During operation of the autonomous policy discovery system 300, the policy service 302 monitors the machine 303 for events. The events are then attempted to be matched to policies known to the policy service 302. In some embodiments, this may result in the policy service 302 querying an external or local policy store with an identifier associated with the detected events. In still other embodiments, the policy service 302 may self-manage its own list of policies, which are locally stored and available to the policy service 302.

If the policy service 302 is unable to associate a specific policy with the detected event, then the policy service 302 attempts to enlist the help of one or more of the other network machines 320. One technique for doing this is for the policy service 302 to broadcast the detect event or information about the detected event over the network 310 to each of the other network machines 320 along with the current personality profile 301 of the network machine 303. Another technique is to pre-identify select ones of the other network machines 320 that are determined to have similar personality profiles as the personality profile 301 of the network machine 303. In still another technique, the policy service 302 may select a specific one of the other network machines 320 based on that machine's personality profile 301.

The policy service 302 may maintain a list of personality profiles 301 for the other network machines 320 or may query a profiling service (externally or locally) with its own personality profile 301 for the network machine 303 using its personality profile 301 as a search term. The policy service 302 uses its personality profile 301 to solicit advice from all, select groupings, or a particular one of the other network machines 320, which may have experience in dealing with the detected event.

In response to the solicitation, one or more of the other network machines 320, having experience with the detected event and having a similar personality profile 301 to that of the network machine 303, responds with advice to the policy service 302. The advice may include a fix or an update to an existing policy of the policy service 302, may include a newly identified policy to handle the event, or may include a new weight to assign an existing policy for the event. The advice permits the policy service 302 to assign or discover a policy for purposes of handling the detected event. Furthermore, in some instances, the advice may be a policy identifier that is used by the policy service 302 to acquire a policy from a policy store.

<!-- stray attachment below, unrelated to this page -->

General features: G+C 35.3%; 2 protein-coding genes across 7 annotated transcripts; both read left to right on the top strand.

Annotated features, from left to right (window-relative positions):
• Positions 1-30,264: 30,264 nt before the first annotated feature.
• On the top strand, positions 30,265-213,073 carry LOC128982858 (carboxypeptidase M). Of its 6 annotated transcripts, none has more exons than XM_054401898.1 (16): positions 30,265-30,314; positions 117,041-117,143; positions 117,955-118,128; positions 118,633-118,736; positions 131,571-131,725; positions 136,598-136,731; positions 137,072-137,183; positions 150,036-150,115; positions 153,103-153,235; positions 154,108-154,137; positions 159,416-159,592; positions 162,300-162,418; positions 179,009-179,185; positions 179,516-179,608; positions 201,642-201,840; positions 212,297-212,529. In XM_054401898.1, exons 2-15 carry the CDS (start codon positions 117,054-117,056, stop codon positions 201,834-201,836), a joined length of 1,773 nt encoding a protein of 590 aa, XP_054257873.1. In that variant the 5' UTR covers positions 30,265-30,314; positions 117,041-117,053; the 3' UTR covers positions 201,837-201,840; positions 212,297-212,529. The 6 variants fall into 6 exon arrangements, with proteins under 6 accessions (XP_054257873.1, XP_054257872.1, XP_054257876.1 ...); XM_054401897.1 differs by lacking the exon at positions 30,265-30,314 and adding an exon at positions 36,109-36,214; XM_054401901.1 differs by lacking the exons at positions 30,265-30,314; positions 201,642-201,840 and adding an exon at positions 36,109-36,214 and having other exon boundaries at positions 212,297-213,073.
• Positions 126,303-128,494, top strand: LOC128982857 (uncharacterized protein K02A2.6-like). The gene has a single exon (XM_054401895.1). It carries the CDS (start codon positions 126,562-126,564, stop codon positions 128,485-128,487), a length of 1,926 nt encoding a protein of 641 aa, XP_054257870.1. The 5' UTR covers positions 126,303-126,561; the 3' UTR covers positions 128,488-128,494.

The policy service 302 then enforces the discovered policy on the network machine 303. This permits the network machine 303 to self manage itself and to autonomously discover and enforce discovered policies in an automated fashion without requiring manual intervention from a user or an administrator. This alleviates network administration and allows machines 303 and 320 to communicate with one another and remain in close or configured synchronization with one another.

In some embodiments, the policy service 302 may also deploy a weighting scheme to each of its managed policies. Thus, when a detected event is identified other information or conditions within the local environment of the network machine 303 or within the personality profile 301 may be used to assign a weight to a specific policy. Threshold values can assist in determining when a specific policy is chosen to the exclusion of other available policies. In this manner, the policy service 301 does not have to select a policy in a binary fashion; rather, policy selection may occur based on a deployed weighting scheme. Moreover, advice received from other network machines 320 may be used autonomously by the policy service 302 to self adjust or update its deployed weighting scheme within the network machine 303.